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dc.contributor.advisorYang, John J., 1959-eng
dc.contributor.advisorGoyne, Keith Williameng
dc.contributor.authorTang, Xi, 1982-eng
dc.coverage.spatialMissouri -- Jasper Countyeng
dc.date.issued2007eng
dc.date.submitted2007 Springeng
dc.descriptionThe entire dissertation/thesis text is included in the research.pdf file; the official abstract appears in the short.pdf file (which also appears in the research.pdf); a non-technical general description, or public abstract, appears in the public.pdf file.eng
dc.descriptionTitle from title screen of research.pdf file (viewed on November 6, 2007)eng
dc.descriptionIncludes bibliographical references.eng
dc.descriptionThesis (M.S.) University of Missouri-Columbia 2007.eng
dc.descriptionDissertations, Academic -- University of Missouri--Columbia -- Soil and atmospheric sciences.eng
dc.description.abstractIn situ application of soluble phosphates and organic matter is considered to be a cost effective remediation technique for immobilizing lead (Pb) and other heavy metals and reducing health and ecological risks associated with contaminated soils. However, a longterm assessment of risk reduction induced by metal immobilization is needed to verify efficacy and gain regulatory and public acceptance of phosphate-based and organic matter-based remedial technologies. The study sites included a smelter-contaminated urban site, a mill-waste contaminated site, and a mining-waste contaminated site within the Jasper County Superfund Site, Southwestern Missouri. Field plots at the urban site were treated with phosphoric acid at a rate of 10 g kg⁻¹ using surface application (SA), rototilling (RT), and pressure injection (PI); plots at the mill-waste site were treated with phosphoric acid at rates of 7.5 and 10 g kg⁻¹ and incorporated using rototilling; plots at the mining-waste site were treated with different types of organic amendments, including biosolids and agricultural byproducts. The parameters chosen to assess long-term risk reduction were: (1) metal bioavailability to organisms; (2) metal availability to plants (i.e., phytoavailability); (3) toxicity of treated soils to microorganisms; (4) phosphate and metal stability; and (5) solid phase P and Pb speciation assessed using microscopic, spectroscopic, and chemical fractionation techniques. Results demonstrated that most of the phosphoric acid and OM treatments significantly reduced bioavailability, phytoavailability, and leachability of metals (Pb and Cd) in the contaminated soil. Analysis of P and Pb fractionation confirmed these reductions as well. In addition, most of treatments did not significantly impact toxicity in the soil to microorganisms. Thus, the in situ remediation of metal contaminated soil using phosphoric acid and OM is considered to be a practical remediation strategy with longterm benefits.eng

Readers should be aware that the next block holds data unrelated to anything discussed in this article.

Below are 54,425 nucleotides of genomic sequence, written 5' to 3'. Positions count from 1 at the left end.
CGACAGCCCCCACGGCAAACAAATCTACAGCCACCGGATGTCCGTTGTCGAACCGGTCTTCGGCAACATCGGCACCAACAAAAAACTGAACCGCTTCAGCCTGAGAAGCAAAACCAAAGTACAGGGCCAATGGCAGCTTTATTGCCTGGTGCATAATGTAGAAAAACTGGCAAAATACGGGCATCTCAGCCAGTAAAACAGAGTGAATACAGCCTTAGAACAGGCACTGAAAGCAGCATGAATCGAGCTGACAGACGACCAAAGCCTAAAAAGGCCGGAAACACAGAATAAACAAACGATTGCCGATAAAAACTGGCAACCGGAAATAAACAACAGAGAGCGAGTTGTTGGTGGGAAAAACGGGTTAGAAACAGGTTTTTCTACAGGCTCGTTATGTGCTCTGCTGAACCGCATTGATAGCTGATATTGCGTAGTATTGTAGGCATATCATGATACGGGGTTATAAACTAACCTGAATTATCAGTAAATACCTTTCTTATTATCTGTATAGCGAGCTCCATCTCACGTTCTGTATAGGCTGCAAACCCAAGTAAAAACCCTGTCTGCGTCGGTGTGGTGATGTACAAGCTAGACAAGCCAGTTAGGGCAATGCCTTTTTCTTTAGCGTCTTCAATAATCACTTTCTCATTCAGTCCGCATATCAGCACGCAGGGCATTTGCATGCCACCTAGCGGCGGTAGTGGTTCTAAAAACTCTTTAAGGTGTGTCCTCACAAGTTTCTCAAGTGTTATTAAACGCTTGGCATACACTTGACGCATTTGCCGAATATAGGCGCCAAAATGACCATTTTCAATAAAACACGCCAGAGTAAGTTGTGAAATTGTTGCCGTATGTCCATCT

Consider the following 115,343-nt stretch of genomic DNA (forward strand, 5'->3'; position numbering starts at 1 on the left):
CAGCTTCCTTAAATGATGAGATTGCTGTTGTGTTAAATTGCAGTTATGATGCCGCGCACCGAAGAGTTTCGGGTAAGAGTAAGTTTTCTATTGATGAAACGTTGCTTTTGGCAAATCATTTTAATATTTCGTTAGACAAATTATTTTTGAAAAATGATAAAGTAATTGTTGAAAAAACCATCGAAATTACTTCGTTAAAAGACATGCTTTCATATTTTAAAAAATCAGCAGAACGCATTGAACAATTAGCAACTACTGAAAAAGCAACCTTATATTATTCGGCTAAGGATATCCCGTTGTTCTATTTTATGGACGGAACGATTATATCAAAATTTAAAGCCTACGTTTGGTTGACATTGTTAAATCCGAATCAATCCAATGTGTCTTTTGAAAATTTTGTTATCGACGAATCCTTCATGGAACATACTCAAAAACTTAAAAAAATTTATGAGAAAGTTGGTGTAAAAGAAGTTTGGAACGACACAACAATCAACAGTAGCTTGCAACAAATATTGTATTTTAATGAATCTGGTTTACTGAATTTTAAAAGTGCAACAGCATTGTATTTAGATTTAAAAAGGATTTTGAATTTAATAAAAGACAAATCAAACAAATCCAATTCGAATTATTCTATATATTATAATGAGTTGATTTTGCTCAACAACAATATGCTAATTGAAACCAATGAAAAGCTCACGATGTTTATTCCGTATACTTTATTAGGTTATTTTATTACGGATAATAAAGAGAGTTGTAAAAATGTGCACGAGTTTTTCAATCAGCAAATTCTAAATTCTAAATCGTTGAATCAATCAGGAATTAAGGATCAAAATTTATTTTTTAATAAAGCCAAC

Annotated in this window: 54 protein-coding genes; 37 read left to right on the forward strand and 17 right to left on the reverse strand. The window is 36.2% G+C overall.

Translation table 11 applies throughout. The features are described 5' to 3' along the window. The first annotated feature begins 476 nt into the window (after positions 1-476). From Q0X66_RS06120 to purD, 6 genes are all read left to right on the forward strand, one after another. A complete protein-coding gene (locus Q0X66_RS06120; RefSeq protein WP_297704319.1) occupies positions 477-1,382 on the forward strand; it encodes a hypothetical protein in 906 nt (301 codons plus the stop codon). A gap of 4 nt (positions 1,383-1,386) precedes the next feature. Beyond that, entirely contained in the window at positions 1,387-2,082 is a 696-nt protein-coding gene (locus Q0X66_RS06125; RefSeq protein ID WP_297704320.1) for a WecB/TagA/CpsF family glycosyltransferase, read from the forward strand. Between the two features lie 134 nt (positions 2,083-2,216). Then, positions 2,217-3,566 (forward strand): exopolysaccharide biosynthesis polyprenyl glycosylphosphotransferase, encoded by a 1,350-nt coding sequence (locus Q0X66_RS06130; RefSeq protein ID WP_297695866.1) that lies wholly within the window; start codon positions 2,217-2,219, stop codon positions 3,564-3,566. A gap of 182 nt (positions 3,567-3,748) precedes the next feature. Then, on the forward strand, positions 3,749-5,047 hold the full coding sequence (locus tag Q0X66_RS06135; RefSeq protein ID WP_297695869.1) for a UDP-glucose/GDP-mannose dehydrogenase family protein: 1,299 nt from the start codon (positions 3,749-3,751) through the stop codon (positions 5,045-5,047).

dc.identifier.merlinb61263990eng
dc.identifier.oclc180773298eng
dc.identifier.urihttps://hdl.handle.net/10355/4911
dc.identifier.urihttps://doi.org/10.32469/10355/4911eng
dc.languageEnglisheng
dc.publisherUniversity of Missouri--Columbiaeng
dc.relation.ispartofcollection2007 Freely available theses (MU)eng
dc.relation.ispartofcommunityUniversity of Missouri-Columbia. Graduate School. Theses and Dissertations. Theses. 2007 Theseseng
dc.subject.lcshPhosphoric acideng
dc.subject.lcshHazardous waste siteseng
dc.subject.lcshIn situ remediationeng
dc.subject.lcshHazardous waste site remediationeng
dc.titleRisk and stability of phosphate-immobilized lead in contaminated urban soil and mining sites in the Jasper County Superfund Siteeng
dc.typeThesiseng
thesis.degree.disciplineSoil, environmental and atmospheric sciences (MU)eng
thesis.degree.grantorUniversity of Missouri--Columbiaeng
thesis.degree.levelMasterseng
thesis.degree.nameM.S.eng


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